A graduate of the University of St. Thomas, Houston, James earned a bachelor's degree in Science Biology. Furthermore, she is qualified in four military occupational specialties, including her current profession as chief intelligence sergeant, in which she supervises intelligence operations and training.
Prior to being a reservist, James began her military career with the Texas Army National Guard. Her father, a Vietnam veteran, was worried about her. James' mother also had concerns for her oldest daughter's safety, but encouraged James to follow her dream.
"My mother wanted to enlist," James said, adding that she did not because at that time it wasn't considered proper for a woman to join the military.
Throughout her 15-year career, James has deployed to Bosnia-Herzegovina, twice to Germany, and is currently here, where she conducts the duties of unit intelligence NCO and security manager in addition to her role advising and training Iraqi Police.
While she has received numerous awards throughout her career, James is most proud of the Joint Service Commendation Medal she earned while supporting the British Army in Banja Luka, Bosnia-Herzegovina.
Being Latina does not supersede being a woman when it comes to competing with men in the Army, James said. Her first duty station in Houston was largely composed of minorities, due to its geographical location.
"My seniors were Vietnam vets, and most of them had a mentality that females did not belong in the military," said James, who's physique is like that of a warrior, short, yet stocky. "I was always out to prove myself."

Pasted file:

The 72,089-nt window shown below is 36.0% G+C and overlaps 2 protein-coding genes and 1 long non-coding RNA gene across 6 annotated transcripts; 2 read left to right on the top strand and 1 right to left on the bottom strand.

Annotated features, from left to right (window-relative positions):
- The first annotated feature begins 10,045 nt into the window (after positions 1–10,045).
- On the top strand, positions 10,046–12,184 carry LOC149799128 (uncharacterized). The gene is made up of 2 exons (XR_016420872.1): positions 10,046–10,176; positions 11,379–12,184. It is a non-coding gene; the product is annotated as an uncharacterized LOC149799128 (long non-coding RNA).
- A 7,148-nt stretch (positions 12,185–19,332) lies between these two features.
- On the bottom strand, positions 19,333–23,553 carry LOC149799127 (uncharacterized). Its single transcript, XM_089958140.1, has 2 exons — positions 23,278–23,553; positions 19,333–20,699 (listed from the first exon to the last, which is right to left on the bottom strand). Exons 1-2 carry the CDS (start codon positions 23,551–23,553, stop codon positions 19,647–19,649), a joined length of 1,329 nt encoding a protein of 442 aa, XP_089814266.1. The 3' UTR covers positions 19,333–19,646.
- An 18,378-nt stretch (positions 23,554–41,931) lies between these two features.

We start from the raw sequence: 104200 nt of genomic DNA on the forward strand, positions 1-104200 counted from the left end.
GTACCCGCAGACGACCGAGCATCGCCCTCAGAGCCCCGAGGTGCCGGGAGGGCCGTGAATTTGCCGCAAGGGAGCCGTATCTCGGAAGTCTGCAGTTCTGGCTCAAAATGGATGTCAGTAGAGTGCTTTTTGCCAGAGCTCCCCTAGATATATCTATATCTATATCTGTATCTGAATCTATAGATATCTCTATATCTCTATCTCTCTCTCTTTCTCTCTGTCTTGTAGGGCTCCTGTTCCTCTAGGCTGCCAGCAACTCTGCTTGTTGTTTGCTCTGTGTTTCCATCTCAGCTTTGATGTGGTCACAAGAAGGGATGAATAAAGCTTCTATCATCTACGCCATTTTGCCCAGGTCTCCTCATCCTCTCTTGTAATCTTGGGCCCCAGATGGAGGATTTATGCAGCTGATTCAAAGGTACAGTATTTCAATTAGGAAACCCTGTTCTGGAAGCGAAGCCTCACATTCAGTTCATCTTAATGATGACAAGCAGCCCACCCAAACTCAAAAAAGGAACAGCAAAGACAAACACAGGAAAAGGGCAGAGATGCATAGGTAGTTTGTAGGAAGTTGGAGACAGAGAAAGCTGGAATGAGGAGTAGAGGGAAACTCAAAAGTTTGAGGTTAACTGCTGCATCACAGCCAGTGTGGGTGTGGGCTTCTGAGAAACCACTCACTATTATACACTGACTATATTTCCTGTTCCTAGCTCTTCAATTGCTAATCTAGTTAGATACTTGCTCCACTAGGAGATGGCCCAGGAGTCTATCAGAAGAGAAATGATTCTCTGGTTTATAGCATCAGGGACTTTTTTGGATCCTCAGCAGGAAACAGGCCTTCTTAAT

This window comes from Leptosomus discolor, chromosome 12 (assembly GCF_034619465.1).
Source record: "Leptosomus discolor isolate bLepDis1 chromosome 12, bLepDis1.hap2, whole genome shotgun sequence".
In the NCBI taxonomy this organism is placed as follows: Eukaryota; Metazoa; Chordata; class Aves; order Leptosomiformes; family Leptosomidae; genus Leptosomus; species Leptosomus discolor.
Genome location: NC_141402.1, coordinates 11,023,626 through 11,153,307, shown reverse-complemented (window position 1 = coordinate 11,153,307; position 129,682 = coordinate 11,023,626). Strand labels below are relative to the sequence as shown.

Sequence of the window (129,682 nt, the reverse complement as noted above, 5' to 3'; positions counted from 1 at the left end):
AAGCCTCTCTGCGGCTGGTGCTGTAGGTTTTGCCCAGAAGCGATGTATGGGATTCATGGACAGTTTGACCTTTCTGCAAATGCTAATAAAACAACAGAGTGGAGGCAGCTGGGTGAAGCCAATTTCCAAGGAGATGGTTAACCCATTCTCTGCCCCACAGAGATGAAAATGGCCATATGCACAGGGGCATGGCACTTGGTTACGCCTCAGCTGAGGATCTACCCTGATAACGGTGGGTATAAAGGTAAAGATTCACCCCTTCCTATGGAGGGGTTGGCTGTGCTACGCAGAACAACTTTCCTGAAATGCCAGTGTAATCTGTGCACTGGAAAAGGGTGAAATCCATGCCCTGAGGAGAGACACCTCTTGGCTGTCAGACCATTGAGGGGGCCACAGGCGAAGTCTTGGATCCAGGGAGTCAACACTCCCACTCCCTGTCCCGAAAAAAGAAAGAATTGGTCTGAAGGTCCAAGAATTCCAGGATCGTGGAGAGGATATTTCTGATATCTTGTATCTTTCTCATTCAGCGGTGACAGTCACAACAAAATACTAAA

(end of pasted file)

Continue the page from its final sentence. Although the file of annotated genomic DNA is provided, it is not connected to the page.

James' first military occupation was a wire systems installer, more commonly referred to by Soldiers as a "cable dog."
It was as a cable dog with the 136th Signal Battalion, a Texas Army National Guard unit, that James built the successful foundation for advancing her military career. After all, obtaining the rank of command sergeant major, the Army's highest enlisted rank, is obtainable before reaching retirement, she said.
Charles Sullivent, a native of Austin, Texas, and a mentor to James dedicated 10 years of his life to serving in the Army. He was a platoon sergeant when James first joined his unit as a young private; with no chevrons sewn onto her battle-dress uniform, a uniform that in itself has been out of the Army's inventory for a number of years.
"I can attribute much of my work ethic to him," James said of Sullivent, who currently works in Iraq in a non-military capacity.
"She definitely felt she had to prove herself - always wanted to meet the standard," Sullivent said recalling James as a private. "Usually she out-performed most - even males."
In 2003, James competed in the 75th Division's Opposing Force Competition, which is traditionally only open to men. Due to a technicality, a loop hole in regulations, James joined a four-man team from her unit. Her team placed third among nearly 60 teams. She scored best over-all competitor in the physical fitness test, and is still the only woman to have ever competed in the OPFOR competition.
Soldiers who serve with her agree, "she doesn't need protection," said Spc. Naser Zaitawi, a linguist-translator with ITAM-Police, and member of James' team.
Her leadership approach is strong, yet maternal, Zaitawi said, nestling a smile under his cheek bones. The linguist nailed James' personality with precision.
"Prepare for the worst and hope for the best," Zaitawi, a native of Winston Salem, N.C., said echoing James' motto.